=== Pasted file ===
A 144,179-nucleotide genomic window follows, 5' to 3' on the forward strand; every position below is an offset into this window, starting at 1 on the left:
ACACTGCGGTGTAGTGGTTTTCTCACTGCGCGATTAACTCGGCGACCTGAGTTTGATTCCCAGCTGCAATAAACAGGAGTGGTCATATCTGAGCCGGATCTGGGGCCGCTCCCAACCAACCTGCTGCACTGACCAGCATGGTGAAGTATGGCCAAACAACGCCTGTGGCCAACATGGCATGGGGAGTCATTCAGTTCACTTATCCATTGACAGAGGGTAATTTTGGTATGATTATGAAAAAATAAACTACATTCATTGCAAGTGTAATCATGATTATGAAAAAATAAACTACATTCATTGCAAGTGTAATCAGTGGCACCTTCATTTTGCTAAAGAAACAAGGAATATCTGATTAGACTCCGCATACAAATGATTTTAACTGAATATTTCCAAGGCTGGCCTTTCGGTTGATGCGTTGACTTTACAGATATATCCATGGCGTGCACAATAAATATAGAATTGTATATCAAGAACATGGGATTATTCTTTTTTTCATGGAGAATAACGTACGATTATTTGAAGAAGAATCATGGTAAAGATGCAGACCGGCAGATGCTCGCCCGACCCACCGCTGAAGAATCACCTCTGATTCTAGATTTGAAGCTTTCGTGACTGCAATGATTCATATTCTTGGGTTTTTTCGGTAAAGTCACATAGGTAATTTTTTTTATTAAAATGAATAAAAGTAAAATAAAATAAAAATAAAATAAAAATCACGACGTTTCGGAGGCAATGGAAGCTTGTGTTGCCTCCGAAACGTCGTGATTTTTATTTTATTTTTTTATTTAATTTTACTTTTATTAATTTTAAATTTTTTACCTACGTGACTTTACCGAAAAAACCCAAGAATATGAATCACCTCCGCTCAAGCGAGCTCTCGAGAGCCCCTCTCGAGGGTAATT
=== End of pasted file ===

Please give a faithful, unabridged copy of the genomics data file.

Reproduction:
A 144,179-nucleotide genomic window follows, 5' to 3' on the forward strand; every position below is an offset into this window, starting at 1 on the left:
ACACTGCGGTGTAGTGGTTTTCTCACTGCGCGATTAACTCGGCGACCTGAGTTTGATTCCCAGCTGCAATAAACAGGAGTGGTCATATCTGAGCCGGATCTGGGGCCGCTCCCAACCAACCTGCTGCACTGACCAGCATGGTGAAGTATGGCCAAACAACGCCTGTGGCCAACATGGCATGGGGAGTCATTCAGTTCACTTATCCATTGACAGAGGGTAATTTTGGTATGATTATGAAAAAATAAACTACATTCATTGCAAGTGTAATCATGATTATGAAAAAATAAACTACATTCATTGCAAGTGTAATCAGTGGCACCTTCATTTTGCTAAAGAAACAAGGAATATCTGATTAGACTCCGCATACAAATGATTTTAACTGAATATTTCCAAGGCTGGCCTTTCGGTTGATGCGTTGACTTTACAGATATATCCATGGCGTGCACAATAAATATAGAATTGTATATCAAGAACATGGGATTATTCTTTTTTTCATGGAGAATAACGTACGATTATTTGAAGAAGAATCATGGTAAAGATGCAGACCGGCAGATGCTCGCCCGACCCACCGCTGAAGAATCACCTCTGATTCTAGATTTGAAGCTTTCGTGACTGCAATGATTCATATTCTTGGGTTTTTTCGGTAAAGTCACATAGGTAATTTTTTTTATTAAAATGAATAAAAGTAAAATAAAATAAAAATAAAATAAAAATCACGACGTTTCGGAGGCAATGGAAGCTTGTGTTGCCTCCGAAACGTCGTGATTTTTATTTTATTTTTTTATTTAATTTTACTTTTATTAATTTTAAATTTTTTACCTACGTGACTTTACCGAAAAAACCCAAGAATATGAATCACCTCCGCTCAAGCGAGCTCTCGAGAGCCCCTCTCGAGGGTAATT